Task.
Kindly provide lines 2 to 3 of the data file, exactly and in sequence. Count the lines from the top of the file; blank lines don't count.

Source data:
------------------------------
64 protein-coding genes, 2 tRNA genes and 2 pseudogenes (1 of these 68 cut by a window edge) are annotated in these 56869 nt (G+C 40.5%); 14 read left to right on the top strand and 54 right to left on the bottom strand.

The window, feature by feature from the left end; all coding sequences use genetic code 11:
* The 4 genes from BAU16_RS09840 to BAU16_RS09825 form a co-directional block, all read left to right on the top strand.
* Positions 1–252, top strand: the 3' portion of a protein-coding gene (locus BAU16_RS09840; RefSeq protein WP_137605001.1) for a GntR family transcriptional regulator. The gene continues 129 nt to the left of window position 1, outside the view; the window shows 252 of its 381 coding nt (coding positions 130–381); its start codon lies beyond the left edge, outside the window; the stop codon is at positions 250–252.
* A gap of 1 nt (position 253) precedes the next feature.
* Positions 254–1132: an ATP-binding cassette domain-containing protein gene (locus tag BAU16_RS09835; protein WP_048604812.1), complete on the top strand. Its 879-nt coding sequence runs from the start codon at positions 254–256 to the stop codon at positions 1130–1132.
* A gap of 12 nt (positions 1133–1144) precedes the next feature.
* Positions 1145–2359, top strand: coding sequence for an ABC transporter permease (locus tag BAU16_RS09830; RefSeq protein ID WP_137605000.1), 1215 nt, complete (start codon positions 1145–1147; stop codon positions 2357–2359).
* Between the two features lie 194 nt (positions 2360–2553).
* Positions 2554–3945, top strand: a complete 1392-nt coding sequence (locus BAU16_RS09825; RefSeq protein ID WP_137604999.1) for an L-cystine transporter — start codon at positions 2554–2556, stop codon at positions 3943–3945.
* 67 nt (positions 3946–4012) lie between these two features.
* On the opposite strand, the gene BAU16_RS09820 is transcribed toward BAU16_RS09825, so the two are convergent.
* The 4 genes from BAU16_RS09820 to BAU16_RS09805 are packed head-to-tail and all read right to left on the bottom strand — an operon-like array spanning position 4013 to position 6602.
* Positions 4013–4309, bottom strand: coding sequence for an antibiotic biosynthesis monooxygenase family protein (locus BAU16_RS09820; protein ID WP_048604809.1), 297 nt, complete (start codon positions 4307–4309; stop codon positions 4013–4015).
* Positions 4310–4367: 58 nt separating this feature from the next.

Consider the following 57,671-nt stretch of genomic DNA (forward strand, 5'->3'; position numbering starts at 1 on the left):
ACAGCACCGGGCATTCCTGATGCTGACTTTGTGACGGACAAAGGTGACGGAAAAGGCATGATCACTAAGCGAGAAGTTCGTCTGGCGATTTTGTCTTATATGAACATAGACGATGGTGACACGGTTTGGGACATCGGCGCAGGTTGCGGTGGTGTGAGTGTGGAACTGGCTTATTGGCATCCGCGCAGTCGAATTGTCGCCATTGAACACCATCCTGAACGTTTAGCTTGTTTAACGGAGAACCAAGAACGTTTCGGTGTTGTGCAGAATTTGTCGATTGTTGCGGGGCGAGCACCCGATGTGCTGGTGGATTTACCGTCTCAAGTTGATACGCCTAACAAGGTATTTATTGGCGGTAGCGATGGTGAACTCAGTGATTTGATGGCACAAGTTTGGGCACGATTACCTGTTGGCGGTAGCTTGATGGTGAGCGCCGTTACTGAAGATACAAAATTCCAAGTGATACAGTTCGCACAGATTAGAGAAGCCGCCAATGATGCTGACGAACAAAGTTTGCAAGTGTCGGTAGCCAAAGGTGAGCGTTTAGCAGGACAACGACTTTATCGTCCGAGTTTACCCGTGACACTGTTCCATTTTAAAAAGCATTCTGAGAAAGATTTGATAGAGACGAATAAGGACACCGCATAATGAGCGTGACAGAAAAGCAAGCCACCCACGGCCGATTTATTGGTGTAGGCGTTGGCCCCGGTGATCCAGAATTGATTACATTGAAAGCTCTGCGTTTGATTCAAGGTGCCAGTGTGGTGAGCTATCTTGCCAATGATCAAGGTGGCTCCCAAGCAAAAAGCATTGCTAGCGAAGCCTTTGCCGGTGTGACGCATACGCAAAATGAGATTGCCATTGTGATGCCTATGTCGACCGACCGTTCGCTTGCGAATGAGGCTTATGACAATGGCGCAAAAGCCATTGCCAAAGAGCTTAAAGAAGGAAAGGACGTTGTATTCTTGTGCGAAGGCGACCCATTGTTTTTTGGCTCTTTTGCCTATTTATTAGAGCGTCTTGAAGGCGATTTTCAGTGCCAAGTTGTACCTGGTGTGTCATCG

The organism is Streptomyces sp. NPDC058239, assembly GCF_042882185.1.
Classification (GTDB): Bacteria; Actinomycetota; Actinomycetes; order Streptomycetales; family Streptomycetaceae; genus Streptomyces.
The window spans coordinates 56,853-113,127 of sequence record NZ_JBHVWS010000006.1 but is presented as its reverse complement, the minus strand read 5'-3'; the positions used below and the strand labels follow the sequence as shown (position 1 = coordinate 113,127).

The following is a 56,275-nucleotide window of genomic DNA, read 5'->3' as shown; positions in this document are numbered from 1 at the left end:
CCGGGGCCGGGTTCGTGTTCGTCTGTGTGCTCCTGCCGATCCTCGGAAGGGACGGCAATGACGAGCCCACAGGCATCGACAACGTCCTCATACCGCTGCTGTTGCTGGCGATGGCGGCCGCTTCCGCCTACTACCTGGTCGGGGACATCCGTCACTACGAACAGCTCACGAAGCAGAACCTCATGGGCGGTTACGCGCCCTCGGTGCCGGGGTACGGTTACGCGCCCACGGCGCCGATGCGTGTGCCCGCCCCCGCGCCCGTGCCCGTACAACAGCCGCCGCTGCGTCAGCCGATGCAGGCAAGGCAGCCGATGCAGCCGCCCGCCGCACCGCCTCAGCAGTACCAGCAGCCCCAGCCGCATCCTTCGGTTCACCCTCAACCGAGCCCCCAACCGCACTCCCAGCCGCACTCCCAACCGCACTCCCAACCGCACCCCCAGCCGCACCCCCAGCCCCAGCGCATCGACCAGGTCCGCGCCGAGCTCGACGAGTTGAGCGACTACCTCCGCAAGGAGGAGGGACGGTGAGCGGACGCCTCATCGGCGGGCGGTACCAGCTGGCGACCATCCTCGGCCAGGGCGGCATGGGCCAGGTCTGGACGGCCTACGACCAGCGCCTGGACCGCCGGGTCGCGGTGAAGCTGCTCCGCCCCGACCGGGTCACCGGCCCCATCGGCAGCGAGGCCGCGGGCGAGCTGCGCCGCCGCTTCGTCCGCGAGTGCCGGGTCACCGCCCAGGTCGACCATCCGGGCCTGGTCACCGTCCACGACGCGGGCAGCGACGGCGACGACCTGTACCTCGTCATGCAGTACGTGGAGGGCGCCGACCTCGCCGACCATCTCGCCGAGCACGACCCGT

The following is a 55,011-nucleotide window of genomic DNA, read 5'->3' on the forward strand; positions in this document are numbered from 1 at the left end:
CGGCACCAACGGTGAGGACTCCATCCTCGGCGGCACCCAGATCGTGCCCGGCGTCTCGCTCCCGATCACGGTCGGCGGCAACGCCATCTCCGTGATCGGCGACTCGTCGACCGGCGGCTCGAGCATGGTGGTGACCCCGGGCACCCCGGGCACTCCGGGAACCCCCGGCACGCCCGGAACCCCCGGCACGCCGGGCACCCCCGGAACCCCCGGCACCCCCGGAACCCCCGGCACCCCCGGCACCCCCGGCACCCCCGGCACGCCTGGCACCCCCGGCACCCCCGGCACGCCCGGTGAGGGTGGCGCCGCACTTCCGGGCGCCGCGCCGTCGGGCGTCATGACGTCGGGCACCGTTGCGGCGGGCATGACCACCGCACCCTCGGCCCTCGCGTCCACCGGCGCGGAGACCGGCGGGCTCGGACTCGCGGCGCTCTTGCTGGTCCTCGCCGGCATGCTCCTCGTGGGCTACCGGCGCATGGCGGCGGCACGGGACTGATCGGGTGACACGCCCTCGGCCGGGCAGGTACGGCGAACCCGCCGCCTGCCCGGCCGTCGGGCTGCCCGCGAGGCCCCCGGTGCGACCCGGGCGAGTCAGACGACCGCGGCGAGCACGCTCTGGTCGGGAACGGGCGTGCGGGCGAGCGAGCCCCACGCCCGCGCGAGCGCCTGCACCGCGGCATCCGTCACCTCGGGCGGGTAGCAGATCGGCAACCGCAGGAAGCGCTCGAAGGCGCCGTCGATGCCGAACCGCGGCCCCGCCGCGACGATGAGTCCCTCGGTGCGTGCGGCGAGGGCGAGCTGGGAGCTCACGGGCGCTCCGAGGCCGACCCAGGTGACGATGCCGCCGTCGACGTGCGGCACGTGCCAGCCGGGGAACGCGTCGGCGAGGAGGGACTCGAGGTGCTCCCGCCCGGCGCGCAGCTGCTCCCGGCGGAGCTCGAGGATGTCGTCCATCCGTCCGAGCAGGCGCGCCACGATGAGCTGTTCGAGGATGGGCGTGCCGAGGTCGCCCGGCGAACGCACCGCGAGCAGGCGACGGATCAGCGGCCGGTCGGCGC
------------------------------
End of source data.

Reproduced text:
The window, feature by feature from the left end; all coding sequences use genetic code 11:
* The 4 genes from BAU16_RS09840 to BAU16_RS09825 form a co-directional block, all read left to right on the top strand.